Since absolute potential isn't defined for a point, we take a reference point which is $\infty$, and then define potential of a point $A$ to be the work done per unit charge to move that charge from $\infty$ to that point. Moreover potential difference between two points $A$ and $B$ is the work done per unit charge to move that charge from $A$ to $B$. Now comes the case of battery and circuit. I have a series of doubts on this.

There are two ends of a battery $+,-$. And we say that these two have a potential difference. But i can't understand how to relate it with the definition i just leaned above. Here there is no electric field and we are not moving any charge from $\infty$ to those points. So analogy of the above with these small two points inside a small battery doesn't seem to click in my mind. Furthermore let's join that battery with a circuit with no resistance. What do we mean by all points in the circuit have equal potential?How do we relate it with the definition of potential above?Does it mean work done to bring a per unit positive charge from $\infty$ to that point in the circuit? Even if it is then which charge?Also,what does positive charge mean?Does it mean protons?

I have spent lion's share of high school physics in solving text book problems related to current and static electricity but didn't get to understand the very basics of these things and how to relate those. We were just taught how to apply formula to solve problems. Please help clear out my basics, respected physics lovers.


1 Answer 1


There is an electric field made by a battery. Moving a charge to that point would indeed move it through a field and take work.

If the terminal is connected to a conductive wire, then the whole wire is at the same potential. That means it takes no work to move the charge along the wire to the terminal or back. However you move there (even going off the wire and around the block), the $\int F dx$ and $\int E dx$ are zero along the whole path.

Similarly, bringing a charge from infinity to any of the various points on the equipotential configuration will take the same amount of work, regardless of path. If the charge is $q=+1$, then that work will be voltage (assuming voltage was defined relative to infinity).

Finally, what moves around is usually electrons. Usually, nobody is moving positive charges anywhere, and nobody is ever moving any charges from infinity. But within copper, electrons leaving makes positive “holes”. So you can have a surface with net positive charge on it. Any piece of copper that had zero charge and then we put it in a field and electrons moved around... there is an exact equivalent charge distribution situation as if positive particles had moved somewhere instead. They invented that before knowing the negative charges are usually what moves.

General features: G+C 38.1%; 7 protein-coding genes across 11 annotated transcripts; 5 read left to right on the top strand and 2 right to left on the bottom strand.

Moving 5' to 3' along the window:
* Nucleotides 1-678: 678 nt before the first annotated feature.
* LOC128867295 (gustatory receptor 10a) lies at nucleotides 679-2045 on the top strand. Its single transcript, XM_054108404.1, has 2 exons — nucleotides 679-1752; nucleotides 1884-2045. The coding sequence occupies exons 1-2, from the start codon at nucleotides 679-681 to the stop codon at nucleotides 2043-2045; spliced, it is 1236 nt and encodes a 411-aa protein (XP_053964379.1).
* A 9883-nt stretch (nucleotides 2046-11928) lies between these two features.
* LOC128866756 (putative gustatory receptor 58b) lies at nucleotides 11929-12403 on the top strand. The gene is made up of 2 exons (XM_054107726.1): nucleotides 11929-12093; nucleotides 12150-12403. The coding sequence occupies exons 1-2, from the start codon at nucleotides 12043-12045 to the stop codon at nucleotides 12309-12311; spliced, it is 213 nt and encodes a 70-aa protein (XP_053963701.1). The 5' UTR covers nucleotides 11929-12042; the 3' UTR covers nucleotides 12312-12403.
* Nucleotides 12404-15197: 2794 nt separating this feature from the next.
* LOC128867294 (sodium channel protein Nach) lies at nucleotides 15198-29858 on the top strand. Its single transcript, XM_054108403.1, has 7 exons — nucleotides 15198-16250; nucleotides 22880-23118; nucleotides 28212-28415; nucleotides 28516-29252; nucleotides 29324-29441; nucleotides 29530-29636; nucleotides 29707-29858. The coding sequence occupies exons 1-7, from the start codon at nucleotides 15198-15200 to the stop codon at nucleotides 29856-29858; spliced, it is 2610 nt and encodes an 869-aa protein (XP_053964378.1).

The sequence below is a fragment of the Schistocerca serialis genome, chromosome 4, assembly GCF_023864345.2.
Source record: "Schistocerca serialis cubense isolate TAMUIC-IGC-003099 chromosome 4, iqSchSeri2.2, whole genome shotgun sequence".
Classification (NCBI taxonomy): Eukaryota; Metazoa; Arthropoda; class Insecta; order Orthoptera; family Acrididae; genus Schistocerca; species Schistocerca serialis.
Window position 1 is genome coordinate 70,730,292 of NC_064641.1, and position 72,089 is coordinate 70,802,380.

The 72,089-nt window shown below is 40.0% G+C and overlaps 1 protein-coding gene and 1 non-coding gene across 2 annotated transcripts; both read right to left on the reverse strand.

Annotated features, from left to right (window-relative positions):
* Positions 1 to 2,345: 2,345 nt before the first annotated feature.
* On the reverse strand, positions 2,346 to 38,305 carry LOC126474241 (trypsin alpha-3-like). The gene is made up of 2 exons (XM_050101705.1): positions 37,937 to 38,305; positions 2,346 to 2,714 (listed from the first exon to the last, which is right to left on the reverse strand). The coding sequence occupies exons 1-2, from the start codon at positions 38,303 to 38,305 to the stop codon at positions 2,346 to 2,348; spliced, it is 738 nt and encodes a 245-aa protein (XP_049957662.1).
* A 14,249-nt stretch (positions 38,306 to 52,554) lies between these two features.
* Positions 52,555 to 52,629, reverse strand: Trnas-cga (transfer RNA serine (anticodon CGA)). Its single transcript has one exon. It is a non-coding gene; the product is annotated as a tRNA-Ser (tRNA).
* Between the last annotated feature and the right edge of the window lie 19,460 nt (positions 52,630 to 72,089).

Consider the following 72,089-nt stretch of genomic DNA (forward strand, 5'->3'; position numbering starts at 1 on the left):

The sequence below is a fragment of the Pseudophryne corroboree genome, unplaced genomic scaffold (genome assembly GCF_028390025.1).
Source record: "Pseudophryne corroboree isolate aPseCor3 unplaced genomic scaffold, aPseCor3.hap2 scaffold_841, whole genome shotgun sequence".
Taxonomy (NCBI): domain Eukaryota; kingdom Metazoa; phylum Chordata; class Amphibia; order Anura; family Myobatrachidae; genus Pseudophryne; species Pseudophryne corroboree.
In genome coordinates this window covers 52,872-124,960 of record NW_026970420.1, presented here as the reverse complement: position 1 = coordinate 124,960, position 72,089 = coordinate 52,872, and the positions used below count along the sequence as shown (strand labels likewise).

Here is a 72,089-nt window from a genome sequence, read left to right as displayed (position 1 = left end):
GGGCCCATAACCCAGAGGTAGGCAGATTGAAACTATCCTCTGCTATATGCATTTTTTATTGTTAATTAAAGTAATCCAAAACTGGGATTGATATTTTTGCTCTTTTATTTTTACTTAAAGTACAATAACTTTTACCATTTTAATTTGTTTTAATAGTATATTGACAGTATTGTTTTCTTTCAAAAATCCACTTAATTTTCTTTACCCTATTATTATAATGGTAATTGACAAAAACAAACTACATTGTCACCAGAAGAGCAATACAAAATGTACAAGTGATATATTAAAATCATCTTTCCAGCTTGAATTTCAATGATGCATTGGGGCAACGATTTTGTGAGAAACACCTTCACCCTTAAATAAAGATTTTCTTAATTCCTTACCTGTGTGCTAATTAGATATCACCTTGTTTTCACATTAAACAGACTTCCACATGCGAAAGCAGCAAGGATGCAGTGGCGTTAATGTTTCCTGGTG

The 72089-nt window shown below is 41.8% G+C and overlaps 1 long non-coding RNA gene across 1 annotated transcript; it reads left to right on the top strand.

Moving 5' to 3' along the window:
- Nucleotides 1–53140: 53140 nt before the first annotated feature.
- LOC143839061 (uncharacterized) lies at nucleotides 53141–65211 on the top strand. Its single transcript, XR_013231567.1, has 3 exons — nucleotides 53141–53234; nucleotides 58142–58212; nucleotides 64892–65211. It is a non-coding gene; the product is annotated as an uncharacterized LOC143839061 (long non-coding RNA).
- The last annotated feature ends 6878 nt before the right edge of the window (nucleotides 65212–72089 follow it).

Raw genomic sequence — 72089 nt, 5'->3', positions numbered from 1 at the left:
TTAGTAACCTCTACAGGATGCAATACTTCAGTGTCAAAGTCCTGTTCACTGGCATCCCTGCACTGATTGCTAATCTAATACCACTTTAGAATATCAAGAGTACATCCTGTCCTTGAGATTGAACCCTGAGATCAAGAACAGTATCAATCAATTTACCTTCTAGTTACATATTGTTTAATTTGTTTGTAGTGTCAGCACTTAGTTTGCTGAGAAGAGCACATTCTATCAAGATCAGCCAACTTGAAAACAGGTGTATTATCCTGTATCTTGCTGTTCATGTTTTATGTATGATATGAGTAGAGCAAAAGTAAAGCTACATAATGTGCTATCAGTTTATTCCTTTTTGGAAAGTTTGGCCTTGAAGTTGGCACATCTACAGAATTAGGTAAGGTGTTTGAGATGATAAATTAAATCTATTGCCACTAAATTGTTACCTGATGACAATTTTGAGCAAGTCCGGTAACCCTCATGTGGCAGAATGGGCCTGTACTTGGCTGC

• $\begingroup$ Could you please explain why the whole wire is at same potential in your 2nd paragraph?I don't seem to understand it.And another question,usually we are shown that charges in the battery are denoted by some $+$s accompanied by same number of $-$s.Do these indicate $+1$ or $-1$ charges? $\endgroup$
    – madness
    Commented Sep 2, 2021 at 8:19
  • $\begingroup$ One concept is that for a good conductor, doesn’t take work to move charges in it. If one part was a higher potential, that means theres a net field gradient between those locations, so charges move to get rid of that. If i go from A to B and change potential, then i did work on a charge, took it through a net field $\int Edx$. Those fields in absence of any blockage would force the charges around until enough charge moves that such fields were gone. Or: Potential means took work to make it. Charges try to flow downhill as it were, toward minimizing potential differences. Lower energy state. $\endgroup$
    – Al Brown
    Commented Sep 2, 2021 at 8:32
  • $\begingroup$ If a wire is connected to a battery terminal it will be at the same potential for the reasons mentioned. If not there is a field between end of wire and terminal, so that drives charges until gone. 2. No the plus minus is volts. It will kick out whatever charges are needed to keep that voltage difference (in theory). Real batteries have limits but in a question no... hope is helpful, other questions would be fine. $\endgroup$
    – Al Brown
    Commented Sep 2, 2021 at 8:36

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